Efficient Partitioning of Fragment Shaders for Multipass Rendering on Programmable Graphics Hardware

Eric Chan, Ren Ng, Pradeep Sen, Kekoa Proudfoot, and Pat Hanrahan

Computer Science Department
Stanford University

Proceedings of the SIGGRAPH / Eurographics Workshop on Graphics Hardware 2002


Real-time programmable graphics hardware has resource constraints that prevent complex shaders from rendering in a single pass. One way to virtualize these resources is to partition shading computations into multiple passes, each of which satisfies the given constraints. Many such partitions exist for a shader, but it is important to find one that renders efficiently. We present Recursive Dominator Split (RDS), a polynomial-time algorithm that uses a cost model to find near-optimal partitions of arbitrarily complex shaders. Using a simulator, we analyze partitions for architectures with different resource constraints and show that RDS performs well on different graphics architectures. We also demonstrate that shader partitions computed by RDS can run efficiently on programmable graphics hardware available today.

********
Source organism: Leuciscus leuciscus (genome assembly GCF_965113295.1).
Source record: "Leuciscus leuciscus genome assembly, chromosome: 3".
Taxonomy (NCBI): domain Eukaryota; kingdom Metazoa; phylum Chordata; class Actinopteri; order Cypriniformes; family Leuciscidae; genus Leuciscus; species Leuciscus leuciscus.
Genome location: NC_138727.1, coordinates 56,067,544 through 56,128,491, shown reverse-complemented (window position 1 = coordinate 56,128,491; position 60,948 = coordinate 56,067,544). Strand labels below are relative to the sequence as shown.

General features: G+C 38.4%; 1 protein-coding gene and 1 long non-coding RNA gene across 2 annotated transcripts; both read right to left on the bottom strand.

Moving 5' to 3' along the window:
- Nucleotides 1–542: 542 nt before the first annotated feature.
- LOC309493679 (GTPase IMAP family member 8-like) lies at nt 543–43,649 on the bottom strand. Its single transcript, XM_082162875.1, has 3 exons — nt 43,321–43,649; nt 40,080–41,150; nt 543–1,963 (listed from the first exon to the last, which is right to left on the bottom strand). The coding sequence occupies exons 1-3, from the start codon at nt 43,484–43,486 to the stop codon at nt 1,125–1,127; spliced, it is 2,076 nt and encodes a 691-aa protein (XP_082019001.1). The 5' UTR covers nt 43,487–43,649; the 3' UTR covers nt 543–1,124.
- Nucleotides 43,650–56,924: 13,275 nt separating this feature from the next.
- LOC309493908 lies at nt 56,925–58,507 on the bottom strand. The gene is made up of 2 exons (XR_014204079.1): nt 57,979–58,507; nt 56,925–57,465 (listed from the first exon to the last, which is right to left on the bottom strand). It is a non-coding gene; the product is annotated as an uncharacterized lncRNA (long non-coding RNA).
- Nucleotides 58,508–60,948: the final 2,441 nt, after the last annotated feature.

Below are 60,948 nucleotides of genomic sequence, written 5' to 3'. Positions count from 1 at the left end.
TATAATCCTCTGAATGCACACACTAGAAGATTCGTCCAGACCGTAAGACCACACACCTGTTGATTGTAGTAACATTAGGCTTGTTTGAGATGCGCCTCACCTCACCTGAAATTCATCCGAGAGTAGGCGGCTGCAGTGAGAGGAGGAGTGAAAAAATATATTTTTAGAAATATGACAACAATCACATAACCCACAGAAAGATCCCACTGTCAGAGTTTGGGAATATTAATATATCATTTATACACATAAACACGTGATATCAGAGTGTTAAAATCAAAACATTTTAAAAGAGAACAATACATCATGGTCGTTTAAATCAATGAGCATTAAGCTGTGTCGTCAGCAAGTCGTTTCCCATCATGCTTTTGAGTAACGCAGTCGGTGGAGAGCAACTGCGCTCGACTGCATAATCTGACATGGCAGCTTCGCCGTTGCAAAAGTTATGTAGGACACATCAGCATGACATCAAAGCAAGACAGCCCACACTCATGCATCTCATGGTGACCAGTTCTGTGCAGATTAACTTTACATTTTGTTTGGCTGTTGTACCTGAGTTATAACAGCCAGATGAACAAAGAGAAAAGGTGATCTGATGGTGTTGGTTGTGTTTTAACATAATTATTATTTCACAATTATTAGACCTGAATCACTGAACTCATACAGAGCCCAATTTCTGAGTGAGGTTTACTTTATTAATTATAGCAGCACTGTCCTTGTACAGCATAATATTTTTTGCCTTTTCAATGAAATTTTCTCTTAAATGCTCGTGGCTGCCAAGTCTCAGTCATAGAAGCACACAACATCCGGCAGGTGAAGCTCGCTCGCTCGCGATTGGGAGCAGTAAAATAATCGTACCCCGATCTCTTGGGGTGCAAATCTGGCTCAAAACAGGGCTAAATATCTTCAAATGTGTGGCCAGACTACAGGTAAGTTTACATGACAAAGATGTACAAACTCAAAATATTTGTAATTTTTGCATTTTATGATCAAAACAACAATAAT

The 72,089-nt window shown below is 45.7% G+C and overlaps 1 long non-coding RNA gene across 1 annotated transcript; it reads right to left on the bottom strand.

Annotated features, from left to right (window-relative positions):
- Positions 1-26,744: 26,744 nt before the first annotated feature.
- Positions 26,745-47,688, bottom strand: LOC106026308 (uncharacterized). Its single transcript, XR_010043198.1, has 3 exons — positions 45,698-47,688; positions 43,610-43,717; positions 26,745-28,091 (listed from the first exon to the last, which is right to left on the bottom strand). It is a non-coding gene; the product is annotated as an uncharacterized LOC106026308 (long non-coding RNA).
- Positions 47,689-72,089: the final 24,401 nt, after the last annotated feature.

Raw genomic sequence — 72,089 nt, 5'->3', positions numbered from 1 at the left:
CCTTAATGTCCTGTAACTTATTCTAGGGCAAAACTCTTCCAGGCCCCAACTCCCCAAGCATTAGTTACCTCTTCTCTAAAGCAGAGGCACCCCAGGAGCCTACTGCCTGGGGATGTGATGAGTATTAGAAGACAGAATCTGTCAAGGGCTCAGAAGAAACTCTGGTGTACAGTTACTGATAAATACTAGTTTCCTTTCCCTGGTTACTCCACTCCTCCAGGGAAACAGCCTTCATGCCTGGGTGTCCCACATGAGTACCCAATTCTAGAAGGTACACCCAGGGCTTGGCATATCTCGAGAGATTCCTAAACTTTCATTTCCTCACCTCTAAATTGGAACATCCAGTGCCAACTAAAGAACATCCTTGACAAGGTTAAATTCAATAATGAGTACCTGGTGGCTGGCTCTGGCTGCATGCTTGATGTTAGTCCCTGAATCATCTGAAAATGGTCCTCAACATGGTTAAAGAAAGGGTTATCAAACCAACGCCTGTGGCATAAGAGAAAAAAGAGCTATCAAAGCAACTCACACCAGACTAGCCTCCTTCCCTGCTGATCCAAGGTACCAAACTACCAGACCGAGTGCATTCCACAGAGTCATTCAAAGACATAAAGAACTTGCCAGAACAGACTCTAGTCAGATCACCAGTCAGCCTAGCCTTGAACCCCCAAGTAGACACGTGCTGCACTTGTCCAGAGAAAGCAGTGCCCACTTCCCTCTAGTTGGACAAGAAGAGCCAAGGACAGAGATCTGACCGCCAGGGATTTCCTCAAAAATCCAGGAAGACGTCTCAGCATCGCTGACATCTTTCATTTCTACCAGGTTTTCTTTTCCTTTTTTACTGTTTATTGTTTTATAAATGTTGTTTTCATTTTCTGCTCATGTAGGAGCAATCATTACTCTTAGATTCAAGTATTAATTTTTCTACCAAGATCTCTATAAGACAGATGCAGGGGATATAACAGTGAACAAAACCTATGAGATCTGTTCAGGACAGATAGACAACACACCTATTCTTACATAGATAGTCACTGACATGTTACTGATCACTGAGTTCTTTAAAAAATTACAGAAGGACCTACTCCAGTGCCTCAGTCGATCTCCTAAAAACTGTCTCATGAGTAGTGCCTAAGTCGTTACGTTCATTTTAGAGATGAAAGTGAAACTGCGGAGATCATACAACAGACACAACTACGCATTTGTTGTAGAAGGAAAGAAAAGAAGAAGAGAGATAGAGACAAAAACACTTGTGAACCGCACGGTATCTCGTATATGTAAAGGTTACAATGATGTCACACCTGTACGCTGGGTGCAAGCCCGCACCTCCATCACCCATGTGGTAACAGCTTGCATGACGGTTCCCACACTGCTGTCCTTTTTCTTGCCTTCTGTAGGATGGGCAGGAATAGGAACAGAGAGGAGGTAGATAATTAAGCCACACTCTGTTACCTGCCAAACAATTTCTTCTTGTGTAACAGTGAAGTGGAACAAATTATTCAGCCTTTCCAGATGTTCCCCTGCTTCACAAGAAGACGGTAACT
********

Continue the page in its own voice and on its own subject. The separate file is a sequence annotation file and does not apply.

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Related Work

A variant of RDS is used in ATI's ASHLI rendering system.

RDS assumes that the fragment program provides only one vector output per pass. This was true of graphics hardware until the ATI Radeon 9700, which supports 4 vector outputs per pass, emerged in the summer of 2002. There are two cases where having multiple outputs per pass is significant. The first case is the obvious one where the shader itself computes multiple values, and here the original RDS offers no solution. The second case is more subtle: the shader computes only one value, but because of multiple subgraphs of the original computation that are referenced multiple times, it is possible to optimize the non-final rendering passes to take advantage of multiple-output hardware.

Other researchers have improved on RDS to support fragment-shading hardware with multiple outputs:

  • Tim Foley, Mike Houston, and Pat Hanrahan developed MRDS, an extension to RDS. Their paper appears in Graphics Hardware 2004. To support shaders that compute multiple output values, MRDS creates a single imaginary root whose children are all the shader output nodes. Next, the algorithm creates a dominator tree and applies the original RDS strategy: RDS marks a set of nodes as splits and renders one pass per split.

    To support hardware with multiple outputs, MRDS first proceeds as above, then attempts to merge intermediate passes. The idea is that some of the single-output subpasses can be placed together into a single pass with multiple outputs. This is accomplished by considering all possible pairs of merges and assigning each pair a score (using an extended cost metric). Finally, merges proceed in order of decreasing score and per-pass validity is enforced as usual.